London promised to treat the 10,000 Olympic athletes to a stadium-scale party full of iconic British music and eye-popping stagecraft. Canada’s athletes – whether rookies or veterans – got right into the spirit.
“It feels incredible. I couldn’t be prouder to be Canadian right now,” said Mark Oldershaw, who earned a bronze medal in canoe. “We are going to have a great time tonight and celebrate all our accomplishments.”
After collecting 18 medals in London – one of them gold – the Canadian Olympic Committee admitted on Sunday that more gold would have been nice, as would qualifying more team sports. Those will be goals for the 2016 Olympics.
There were pleasant surprises, like Rosie MacLennan’s gold medal; the bronze medal by little known judoka Antoine Valois-Fortier; and a Canadian soccer team that captured the nation’s attention with a heart-wrenching and controversial loss to the powerhouse Americans, before earning an unexpected bronze.
Disappointment reigned too: a ninth-place finish for mountain-bike favourite Catharine Pendrel; the bike crash by triathlete Simon Whitfield; or the dead-last finish by his teammate Paula Findlay. There was the disqualification by a relay team that had a medal in hand, and the early bounce by boxer Mary Spencer.
But as the athletes prepared to leave London and the posh confines of its Canada Olympic House at Trafalgar Square, Canada’s team celebrated its victories and rallied through the shortfalls with soccer star Christine Sinclair chosen to carry the flag.
“Our soccer team is all over the map with our emotions, and then to hear Mark [Tewksbury] ask if I would be willing to carry the flag, very few athletes get a chance to do that,” said Ms. Sinclair . “It’s the hugest honour. I’m emotional.”
Those looking forward to seeing a red-jacketed Ms. Sinclair parade out with the flag, leading a uniformed Canadian contingent, were in for a surprise.
Dressed like most of Canada’s athletes in a jean jacket decked out with Canadian patches, the scoring machine who led Canada’s soccer women carried out the Maple Leaf while her teammates from all sports flooded in behind and spilled off in all directions, mixing and mingling with the rest of the world’s athletes.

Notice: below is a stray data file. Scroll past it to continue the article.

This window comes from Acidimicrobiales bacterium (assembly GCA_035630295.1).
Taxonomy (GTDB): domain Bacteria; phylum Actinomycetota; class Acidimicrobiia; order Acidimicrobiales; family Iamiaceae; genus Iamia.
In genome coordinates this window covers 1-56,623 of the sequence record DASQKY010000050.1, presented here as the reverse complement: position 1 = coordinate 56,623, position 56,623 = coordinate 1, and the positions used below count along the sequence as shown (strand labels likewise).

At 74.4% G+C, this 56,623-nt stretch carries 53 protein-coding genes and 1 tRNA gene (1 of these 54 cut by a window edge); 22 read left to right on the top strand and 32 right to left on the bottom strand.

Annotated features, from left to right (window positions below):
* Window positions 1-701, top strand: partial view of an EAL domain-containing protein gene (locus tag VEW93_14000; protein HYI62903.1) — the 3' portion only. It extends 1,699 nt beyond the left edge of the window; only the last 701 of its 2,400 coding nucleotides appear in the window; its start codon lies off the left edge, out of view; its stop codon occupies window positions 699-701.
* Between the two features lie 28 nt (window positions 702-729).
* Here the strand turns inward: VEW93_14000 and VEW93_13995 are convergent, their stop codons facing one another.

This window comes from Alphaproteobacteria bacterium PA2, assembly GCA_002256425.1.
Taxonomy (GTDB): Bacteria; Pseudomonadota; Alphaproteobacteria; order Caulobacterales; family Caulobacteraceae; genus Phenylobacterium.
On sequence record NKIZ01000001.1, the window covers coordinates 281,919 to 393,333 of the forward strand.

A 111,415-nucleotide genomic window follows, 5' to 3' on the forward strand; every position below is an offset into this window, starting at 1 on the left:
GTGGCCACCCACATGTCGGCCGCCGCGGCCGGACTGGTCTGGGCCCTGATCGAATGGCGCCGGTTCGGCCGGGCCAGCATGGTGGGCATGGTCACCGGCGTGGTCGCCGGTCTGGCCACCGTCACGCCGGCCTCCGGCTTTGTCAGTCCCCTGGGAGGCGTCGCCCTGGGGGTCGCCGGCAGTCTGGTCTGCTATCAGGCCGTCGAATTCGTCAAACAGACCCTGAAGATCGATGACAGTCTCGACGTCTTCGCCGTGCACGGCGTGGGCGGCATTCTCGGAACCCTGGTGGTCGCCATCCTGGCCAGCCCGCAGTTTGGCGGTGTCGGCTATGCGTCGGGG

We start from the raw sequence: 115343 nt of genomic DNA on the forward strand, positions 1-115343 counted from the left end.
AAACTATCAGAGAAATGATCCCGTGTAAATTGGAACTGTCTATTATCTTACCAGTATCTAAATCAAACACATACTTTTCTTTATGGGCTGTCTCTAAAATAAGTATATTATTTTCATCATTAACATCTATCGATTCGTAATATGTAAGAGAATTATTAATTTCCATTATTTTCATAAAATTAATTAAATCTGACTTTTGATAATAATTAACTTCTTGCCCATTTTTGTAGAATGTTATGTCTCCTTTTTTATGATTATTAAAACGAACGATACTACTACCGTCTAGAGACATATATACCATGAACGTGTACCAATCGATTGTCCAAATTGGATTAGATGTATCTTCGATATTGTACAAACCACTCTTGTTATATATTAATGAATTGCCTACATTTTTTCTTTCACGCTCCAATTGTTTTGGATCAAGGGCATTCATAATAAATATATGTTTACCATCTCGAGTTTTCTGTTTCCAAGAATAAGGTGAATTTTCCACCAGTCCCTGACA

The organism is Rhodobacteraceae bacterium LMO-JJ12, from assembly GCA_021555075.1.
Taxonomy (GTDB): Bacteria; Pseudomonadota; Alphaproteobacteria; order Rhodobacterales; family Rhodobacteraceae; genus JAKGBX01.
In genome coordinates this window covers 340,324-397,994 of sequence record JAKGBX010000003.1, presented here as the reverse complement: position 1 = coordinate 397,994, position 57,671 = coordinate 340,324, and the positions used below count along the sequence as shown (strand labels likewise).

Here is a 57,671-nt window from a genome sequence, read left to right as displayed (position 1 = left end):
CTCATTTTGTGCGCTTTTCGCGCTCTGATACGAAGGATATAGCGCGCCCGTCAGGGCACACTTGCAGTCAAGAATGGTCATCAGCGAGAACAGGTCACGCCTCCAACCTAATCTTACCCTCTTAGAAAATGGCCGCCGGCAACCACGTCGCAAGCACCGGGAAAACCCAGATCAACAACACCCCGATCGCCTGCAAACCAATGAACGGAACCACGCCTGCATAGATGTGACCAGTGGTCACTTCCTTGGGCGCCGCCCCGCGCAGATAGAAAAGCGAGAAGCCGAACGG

Canada’s silver-medalist kayaker, Adam van Koeverden tweeted a photo as he threw his arm around one of the Games’ greatest celebrities, Mohamed Farah, the British Somali track and field sensation who won two gold medals and ignited the Olympic Park.
The athletes weren’t ushered off into a reserved seating area as they sometimes are for such ceremonies. Arrayed in the pattern of the Union Jack, they stood concert-style – with video cameras and smartphones in hand – to enjoy the show. Some eventually sat on the ground, handfuls drifted out the back entrance, but most stayed for the party.
Canada’s team in London had been 60 per cent first-time Olympians and many didn’t get a chance to take part in the opening ceremony because it was too close to their competition dates. That included gymnast Dominique Pegg, part of the Canadian gymnastics team that surprised many by making the team final and finishing a Canadian-best fifth. She tweeted about her excitement at seeing the Spice Girls: “I'm gunna cry!”
One group of Canadian athletes looking forward to the closing ceremony were marathoners Reid Coolsaet, Eric Gillis and Dylan Wykes. The men's race is always on the last day of the Games and the marathoners had been at a training camp in Europe throughout the Olympics, far from the athlete's village or other distractions of the Olympics. Their days consisted of running twice a day, eating and watching the Olympics on TV, said Mr. Gillis. They weren't going to miss the closing, he added, no matter sore legs, dehydration and upset stomachs.
Veteran triathlete and opening ceremony flag-bearer, Mr. Whitfield, still with bandages on his leg from his disappointing bike crash during competition, was there to celebrate, tweeting about the music and clicking photos.
“So stoked to get a photo with our Captain,” Mr. Whitfield tweeted as he posted a photo of himself with Ms. Sinclair.
With a report from Paul Waldie